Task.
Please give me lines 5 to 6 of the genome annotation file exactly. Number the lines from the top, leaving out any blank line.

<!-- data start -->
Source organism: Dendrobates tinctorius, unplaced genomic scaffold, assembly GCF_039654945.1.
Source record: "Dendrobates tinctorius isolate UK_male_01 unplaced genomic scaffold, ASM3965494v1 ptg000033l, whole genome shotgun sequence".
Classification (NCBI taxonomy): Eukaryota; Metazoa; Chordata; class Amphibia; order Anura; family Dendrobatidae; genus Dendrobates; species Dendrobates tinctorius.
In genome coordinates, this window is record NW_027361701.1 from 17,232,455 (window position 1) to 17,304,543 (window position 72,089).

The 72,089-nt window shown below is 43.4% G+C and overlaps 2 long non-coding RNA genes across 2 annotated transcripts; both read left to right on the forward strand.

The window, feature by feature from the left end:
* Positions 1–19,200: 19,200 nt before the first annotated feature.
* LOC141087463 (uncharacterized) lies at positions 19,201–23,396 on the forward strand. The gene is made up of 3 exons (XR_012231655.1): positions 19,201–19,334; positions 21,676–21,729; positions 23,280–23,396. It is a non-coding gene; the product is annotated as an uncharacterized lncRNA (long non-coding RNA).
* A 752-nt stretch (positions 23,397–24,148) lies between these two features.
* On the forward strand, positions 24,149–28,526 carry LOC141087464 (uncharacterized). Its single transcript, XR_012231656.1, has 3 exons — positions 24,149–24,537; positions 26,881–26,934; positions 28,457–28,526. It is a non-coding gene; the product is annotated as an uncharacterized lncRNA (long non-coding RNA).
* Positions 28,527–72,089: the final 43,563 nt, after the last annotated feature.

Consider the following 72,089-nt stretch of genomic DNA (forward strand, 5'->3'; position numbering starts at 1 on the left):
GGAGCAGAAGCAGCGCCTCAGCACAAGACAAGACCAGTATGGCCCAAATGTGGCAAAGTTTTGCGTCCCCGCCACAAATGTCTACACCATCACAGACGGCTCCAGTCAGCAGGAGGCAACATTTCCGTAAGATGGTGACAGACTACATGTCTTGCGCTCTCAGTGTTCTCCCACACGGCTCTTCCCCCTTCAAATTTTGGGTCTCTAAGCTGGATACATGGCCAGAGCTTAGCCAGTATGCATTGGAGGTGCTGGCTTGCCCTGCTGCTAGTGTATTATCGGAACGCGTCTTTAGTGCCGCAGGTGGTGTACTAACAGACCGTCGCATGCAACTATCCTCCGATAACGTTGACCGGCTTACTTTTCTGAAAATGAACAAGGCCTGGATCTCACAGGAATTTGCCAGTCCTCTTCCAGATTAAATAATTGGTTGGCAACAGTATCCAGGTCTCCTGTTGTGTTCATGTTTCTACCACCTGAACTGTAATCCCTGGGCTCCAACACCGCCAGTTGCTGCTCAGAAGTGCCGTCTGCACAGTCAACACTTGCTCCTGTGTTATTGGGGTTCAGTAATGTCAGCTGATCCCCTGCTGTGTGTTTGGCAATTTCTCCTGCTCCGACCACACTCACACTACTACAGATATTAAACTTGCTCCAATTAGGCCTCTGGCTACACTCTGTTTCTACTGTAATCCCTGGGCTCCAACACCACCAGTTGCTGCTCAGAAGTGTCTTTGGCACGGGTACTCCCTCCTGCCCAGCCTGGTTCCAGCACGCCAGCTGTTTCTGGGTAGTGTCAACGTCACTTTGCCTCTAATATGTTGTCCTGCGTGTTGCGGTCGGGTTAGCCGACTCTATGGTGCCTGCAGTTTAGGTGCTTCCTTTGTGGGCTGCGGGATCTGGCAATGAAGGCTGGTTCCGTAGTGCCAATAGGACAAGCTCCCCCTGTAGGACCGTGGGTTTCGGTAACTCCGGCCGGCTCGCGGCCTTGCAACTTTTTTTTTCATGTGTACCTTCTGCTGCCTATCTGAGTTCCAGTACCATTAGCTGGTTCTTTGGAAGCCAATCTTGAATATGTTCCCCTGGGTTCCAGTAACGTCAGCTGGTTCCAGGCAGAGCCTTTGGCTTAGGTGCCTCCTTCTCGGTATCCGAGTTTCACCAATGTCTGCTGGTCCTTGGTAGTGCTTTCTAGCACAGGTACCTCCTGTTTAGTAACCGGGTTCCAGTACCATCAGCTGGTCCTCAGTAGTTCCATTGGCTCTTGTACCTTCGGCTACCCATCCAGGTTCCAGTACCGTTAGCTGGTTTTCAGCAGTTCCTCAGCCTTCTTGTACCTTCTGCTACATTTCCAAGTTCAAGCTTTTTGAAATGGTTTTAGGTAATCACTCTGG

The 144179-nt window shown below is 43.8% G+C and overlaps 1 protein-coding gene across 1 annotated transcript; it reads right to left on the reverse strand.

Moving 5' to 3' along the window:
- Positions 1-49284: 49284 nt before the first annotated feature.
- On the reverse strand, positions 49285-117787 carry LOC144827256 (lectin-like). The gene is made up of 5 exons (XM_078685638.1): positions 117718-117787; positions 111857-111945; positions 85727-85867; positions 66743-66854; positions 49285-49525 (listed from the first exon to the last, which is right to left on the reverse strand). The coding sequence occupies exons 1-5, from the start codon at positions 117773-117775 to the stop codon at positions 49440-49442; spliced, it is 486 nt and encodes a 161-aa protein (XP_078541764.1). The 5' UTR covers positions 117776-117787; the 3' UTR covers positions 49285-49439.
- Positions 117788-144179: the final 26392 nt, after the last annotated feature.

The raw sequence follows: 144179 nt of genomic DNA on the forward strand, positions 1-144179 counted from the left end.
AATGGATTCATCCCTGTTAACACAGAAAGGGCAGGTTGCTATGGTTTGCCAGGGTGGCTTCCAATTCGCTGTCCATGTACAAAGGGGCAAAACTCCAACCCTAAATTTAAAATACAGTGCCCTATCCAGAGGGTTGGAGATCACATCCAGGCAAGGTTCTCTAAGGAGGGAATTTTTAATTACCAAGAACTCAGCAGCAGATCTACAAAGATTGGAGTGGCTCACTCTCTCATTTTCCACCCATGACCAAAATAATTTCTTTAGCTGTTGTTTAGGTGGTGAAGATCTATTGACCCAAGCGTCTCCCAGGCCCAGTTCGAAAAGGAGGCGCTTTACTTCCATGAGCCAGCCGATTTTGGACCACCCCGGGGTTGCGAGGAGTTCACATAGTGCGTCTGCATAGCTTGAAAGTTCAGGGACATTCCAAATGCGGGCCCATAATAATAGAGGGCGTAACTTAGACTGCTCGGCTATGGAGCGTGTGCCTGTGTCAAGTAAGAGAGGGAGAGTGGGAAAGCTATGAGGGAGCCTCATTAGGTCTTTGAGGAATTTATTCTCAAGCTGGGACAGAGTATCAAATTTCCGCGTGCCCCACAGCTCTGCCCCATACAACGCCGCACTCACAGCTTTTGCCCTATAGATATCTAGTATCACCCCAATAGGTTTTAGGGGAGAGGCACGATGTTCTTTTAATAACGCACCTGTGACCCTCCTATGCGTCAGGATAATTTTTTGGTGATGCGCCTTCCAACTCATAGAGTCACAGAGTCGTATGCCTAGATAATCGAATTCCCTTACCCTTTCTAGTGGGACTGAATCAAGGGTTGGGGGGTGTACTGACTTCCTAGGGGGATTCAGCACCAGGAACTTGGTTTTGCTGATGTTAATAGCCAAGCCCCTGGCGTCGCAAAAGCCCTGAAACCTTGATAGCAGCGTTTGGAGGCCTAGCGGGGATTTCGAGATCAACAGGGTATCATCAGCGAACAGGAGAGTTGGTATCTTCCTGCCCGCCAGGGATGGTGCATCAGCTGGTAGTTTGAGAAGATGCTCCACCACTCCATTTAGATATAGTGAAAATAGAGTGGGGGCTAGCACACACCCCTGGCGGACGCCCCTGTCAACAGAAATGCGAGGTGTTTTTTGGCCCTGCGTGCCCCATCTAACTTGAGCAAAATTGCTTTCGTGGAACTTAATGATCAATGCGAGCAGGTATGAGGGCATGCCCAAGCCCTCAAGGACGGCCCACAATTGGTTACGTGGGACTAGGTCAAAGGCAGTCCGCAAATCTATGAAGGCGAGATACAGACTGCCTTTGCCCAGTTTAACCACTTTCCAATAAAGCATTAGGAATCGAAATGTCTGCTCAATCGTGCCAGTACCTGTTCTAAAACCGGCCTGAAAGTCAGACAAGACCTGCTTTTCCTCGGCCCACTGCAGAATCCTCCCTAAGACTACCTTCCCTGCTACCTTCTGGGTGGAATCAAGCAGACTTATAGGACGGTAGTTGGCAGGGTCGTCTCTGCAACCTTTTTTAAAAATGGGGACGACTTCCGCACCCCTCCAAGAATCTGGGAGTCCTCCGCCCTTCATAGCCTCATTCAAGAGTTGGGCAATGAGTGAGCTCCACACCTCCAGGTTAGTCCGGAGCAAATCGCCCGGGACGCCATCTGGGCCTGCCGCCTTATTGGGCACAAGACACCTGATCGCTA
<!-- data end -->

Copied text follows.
The 72,089-nt window shown below is 43.4% G+C and overlaps 2 long non-coding RNA genes across 2 annotated transcripts; both read left to right on the forward strand.

The window, feature by feature from the left end: